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Japan and Europe in the mid-1980s [3-6].5 % a year to reach $7. the phenomenon is referred to as mucoadhesion [2].g. rectal. Since then. Fimbrins. Over the last 30 years.A HISTORICAL PERSPECTIVE The development of mucoadhesive polymers may be traced back to as far as 1947. sarojroy79@gmail.9bn by 2010 [13]. the term bioadhesion implies attachment of a drug carrier system to a specific biological location. Received: 5 July 2009 Revised accepted: 30 October 2009 *Corresponding author:E -m ai l: sarojroy79@rediffmail. The mechanisms of bioadhesion are often classified into chemical and physical mechanisms with the electronic theory and adsorption theory falling under the former mechanism.. while wetting.g. THEORIES AND MECHANISMS OF BIOADHESION Bioadhesion is truly an interfacial phenomenon and only differs from conventional adhesion in the special properties and characteristics of the substrate(s) being adhered. DEVELOPMENT OF MUCOADHESIVE POLYMERS . Later. February 2010. interpenetration or diffusion. this article then proceeds to cover the various sites suitable for mucoadhesive drug delivery system followed by the factors affecting bio/ mucoadhesion.. If adhesive attachment is to a mucous coat. the advantages of bioadhesive drug delivery systems were seen in their potential (i) to prolong the residence time at the site of drug absorption (e.9].drug delivery. worldwide revenue in this area is expected to increase approximately 3. The mechanistic and structural analyses of the phenomenon of bioadhesion have been carefully outlined in several comprehensive reviews [14-15]. Tansmucosal delivery. are held together for extended periods of time by interfacial forces [1]. supported hopes of increased bioavailability of peptide drugs. Originally. The tight and close contact of drug delivery system (DDS) with the absorptive mucosa should generate a steeper concentration gradient. when gum tragacanth and dental . Mucous coat includes the mucosal linings of the nasal. to enhance the epithelial transport of usually poorly absorbed drugs. The biological surface can be epithelial tissue or the mucous coat on the surface of a tissue. According to a recent report published by Kalorama. thus increasing the absorption rate [7]. Lectin. and that some mucoadhesive polymers can also act as inhibitors of proteolytic enzymes [10-11]. For drug delivery purposes. different bioadhesive with mucoadhesive polymers playing a vital role. it was discovered that some mucoadhesive polymers can also modulate the permeability of epithelial tissues by loosening the tight intercellular junctions [8. Starting with introduction of bioadhesion with theories and mechanism. characteristics of desired bioadhesive polymers. ocular.7 million in 2006 [12]. Keywords: Mucosa. Thiomer. and oral cavity. to reduce the dosing frequency for bioadhesive controlled release formulations) and (ii) to intensify contact with the underlying mucosal epithelial barrier (e. the market share of transmucosal drug delivery systems has significantly increased with an estimated value of $6. Polymers. such as peptides and proteins). The idea of bioadhesive drug delivery systems was introduced as a new concept to the pharmaceutical sciences by the pioneering work of several research groups in the United States. has stimulated researchers all over the the idea to “stick” dosage forms to the site of application and/or drug absorption. 9 (1):92 INTRODUCTION Bioadhesion may be defined as the state in which two materials. respectively. in particular.Tel: +91-09819223020 Roy & Prabhakar Trop J Pharm Res. This growth can be related to the ease with which transmucosal products can be designed and administered. history. at least one of which is of biological nature. vaginal. and fracture theory fall under the latter. oesophageal. Bioadhesion. This principle.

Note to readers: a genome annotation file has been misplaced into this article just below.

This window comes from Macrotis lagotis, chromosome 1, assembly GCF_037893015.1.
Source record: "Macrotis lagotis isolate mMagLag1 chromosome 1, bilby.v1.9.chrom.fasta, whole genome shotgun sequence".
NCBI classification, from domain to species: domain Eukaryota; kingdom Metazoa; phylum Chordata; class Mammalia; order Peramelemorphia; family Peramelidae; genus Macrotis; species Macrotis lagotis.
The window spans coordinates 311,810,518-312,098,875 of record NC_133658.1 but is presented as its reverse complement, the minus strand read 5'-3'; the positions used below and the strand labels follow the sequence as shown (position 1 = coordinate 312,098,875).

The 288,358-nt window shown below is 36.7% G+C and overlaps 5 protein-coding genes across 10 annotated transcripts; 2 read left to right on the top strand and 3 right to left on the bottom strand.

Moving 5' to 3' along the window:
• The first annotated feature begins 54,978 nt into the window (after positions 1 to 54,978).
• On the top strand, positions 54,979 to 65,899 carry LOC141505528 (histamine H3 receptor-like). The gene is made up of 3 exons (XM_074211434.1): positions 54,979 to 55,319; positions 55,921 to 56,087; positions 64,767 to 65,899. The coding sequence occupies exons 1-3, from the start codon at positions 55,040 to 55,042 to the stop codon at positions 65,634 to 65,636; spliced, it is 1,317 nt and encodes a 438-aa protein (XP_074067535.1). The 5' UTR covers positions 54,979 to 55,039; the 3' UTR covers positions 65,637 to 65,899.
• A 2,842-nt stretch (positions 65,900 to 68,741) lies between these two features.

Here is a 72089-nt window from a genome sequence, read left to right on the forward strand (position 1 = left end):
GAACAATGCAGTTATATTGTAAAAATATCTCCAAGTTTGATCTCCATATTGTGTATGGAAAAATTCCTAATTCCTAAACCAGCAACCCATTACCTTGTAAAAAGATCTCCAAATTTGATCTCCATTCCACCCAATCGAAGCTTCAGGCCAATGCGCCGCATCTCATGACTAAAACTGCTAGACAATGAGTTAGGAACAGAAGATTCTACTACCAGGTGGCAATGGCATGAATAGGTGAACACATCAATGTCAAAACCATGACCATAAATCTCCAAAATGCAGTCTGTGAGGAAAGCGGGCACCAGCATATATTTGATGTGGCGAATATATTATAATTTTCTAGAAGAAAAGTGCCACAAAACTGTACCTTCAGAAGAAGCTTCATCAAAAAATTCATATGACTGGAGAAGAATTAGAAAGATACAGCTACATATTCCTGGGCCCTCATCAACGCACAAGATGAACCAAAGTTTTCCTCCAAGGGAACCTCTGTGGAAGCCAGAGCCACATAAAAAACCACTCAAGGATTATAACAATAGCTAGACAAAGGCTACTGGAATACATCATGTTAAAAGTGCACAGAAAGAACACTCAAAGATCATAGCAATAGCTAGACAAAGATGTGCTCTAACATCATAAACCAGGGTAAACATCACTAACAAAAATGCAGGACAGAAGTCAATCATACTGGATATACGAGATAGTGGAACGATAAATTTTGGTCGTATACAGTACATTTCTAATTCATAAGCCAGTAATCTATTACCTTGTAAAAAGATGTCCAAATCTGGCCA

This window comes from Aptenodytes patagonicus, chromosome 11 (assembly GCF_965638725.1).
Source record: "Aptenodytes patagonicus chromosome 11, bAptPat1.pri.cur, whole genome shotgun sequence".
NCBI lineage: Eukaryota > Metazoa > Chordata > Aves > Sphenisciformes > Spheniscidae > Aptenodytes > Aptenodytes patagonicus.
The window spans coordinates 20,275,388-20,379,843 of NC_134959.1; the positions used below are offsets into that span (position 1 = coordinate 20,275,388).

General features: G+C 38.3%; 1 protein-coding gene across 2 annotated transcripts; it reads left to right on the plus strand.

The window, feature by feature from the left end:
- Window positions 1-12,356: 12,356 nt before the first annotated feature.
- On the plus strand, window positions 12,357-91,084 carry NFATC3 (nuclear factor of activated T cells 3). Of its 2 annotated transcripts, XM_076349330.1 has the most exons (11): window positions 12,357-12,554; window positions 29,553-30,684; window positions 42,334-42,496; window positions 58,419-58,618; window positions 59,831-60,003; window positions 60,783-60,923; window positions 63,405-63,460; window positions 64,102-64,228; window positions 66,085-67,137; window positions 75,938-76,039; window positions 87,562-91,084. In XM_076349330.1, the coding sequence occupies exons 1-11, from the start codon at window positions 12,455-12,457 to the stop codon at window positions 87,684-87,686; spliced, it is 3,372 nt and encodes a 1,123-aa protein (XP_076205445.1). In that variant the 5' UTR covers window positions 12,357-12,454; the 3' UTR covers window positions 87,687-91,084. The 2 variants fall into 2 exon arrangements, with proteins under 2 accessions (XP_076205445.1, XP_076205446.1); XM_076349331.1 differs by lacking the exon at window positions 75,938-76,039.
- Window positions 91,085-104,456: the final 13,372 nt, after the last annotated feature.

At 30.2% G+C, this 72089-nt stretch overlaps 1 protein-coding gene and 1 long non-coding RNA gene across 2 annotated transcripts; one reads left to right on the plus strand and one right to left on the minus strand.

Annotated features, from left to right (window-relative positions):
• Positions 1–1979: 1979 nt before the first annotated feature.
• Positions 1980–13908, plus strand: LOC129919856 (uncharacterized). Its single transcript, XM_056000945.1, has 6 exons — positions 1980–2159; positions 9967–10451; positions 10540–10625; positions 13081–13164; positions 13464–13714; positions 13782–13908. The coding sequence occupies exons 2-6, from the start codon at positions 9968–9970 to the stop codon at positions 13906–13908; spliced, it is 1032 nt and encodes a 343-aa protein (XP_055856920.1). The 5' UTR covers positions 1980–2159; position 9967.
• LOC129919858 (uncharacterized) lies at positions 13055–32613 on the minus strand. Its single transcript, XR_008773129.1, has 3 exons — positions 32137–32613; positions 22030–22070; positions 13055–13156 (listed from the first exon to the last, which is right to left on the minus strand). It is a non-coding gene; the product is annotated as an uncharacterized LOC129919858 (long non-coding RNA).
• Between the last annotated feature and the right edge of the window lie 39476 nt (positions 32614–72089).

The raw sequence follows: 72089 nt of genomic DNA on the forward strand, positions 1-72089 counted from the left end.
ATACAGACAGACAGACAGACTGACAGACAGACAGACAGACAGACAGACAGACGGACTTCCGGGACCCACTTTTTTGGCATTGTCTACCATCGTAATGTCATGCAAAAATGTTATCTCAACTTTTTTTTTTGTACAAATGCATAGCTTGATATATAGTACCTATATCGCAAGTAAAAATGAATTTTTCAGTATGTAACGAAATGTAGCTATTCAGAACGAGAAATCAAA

and the early 1980s saw a plethora of patents in which hydroxypropylcellulose. and gelatin.. polyethylene glycol (PEG). For maximum diffusion and best adhesive strength. Adsorption theory Surface force resulting in chemical bonding. Acrylate polymers were soon recognised as useful mucoadhesive materials. methylcellulose. 9 (1):94 investigation of a range of polymers of varying molecular character. while Orabase is a blend of these in a polymethylene/mineral oil base. solubility parameters of the bioadhesive polymer and the mucus glycoproteins must be similar Mechanical theory Adhesion arises from an interlocking of liquid adhesive into irregularities on the rough surface. (d) surface tension characteristics suitable for wetting mucus/mucosal tissue surfaces. Electrons transfer occurs between the two forming a double layer of electric charge at the surface Wetting theory Ability of bioadhesive polymer to spread and develop intimate contact with the mucous membrane. CLASSES OF POLYMERS WITH BIOADHESIVE PROPERTIES Hydrophilic polymers These are water-soluble polymers that swell when they come in contact with water and eventually undergo complete dissolution. This system benefited from both wet-surface and dry-surface adhesion. An improvement in this system resulted when carboxymethylcellulose and petrolatum were combined to form the vehicle. and sodium carboxymethylcellulose. with the added bonus of being protected from physical interference (e. from the tongue by polyethylene-sheet backing) [17-19]. which are more important in the adhesion process than a mechanical effect. retene and tragacanth. Contact angle between polymer and cells must be near to zero. The properties exhibited by such a molecule. hydroxyethylcellulose. hydroxypropylcellulose. pectin. These studies appeared to arrive at similar conclusions as to the molecular characteristics required for mucoadhesion. described by Peppas and Buri [5] may be summarised as follows: (a) strong H-bonding groups (-OH. Weak secondary forces: hydrogen bonds and van der Waal’s forces Diffusion theoryPhysical entanglement of mucin strands and flexible polymer chains. By far the most widely explored mucoadhesive polymers through the 1980s have been poly (acrylic acid). Spreading coefficient of polymers must be positive.adhesive powders were combined to form a vehicle for applying penicillin to the oral mucosa. involved the Theory Mechanism of bioadhesion Comments Electronic theory Attractive electrostatic forces between glycoprotein mucin network and the bioadhesive material. Strong primary force: covalent bonds. or methylcellulose and poly (acrylic acid). were blended together to form mucoadhesive preparations. Fracture theoryAnalyses the maximum tensile stress developed during attachment of the transmucosal DDS from the mucosal surface Does not require physical entanglement of bioadhesive polymer chains and mucous strands. hence it is appropriate to study the bioadhesion of hard polymers which lack flexible chains Roy & Prabhakar Trop J Pharm Res. [22]. The development of Orahesive® followed. (b) strong anionic charges. and (e) high molecular weight. -COOH). 9 (1):93 Table 1: Theories and mechanisms of bioadhesion [16] Orahesive is a mixture of finely ground sodium carboxymethylcellulose (SCMC). The work of Chen and Cyr [20] together with Park [21] and Smart et al. February 2010. Systems coated with these polymers show high bioadhesiveness to the . A further development was the blending of sodium carboxymethylcellulose with poly (isobutylene) and laminating this mixture onto a polyethylene sheet. The polymers identified as exhibiting the best adhesion were sodium alginate.g. Rough surfaces provide an increased surface area available for interaction along with an enhanced viscoelastic and plastic dissipation of energy during joint failure. sodium carboxymethylcellulose. guar gum. leading to trials of Orabase® in 1959. (c) sufficient flexibility to penetrate the mucus network or tissue crevices. Roy & Prabhakar Trop J Pharm Res. February 2010. karya gum.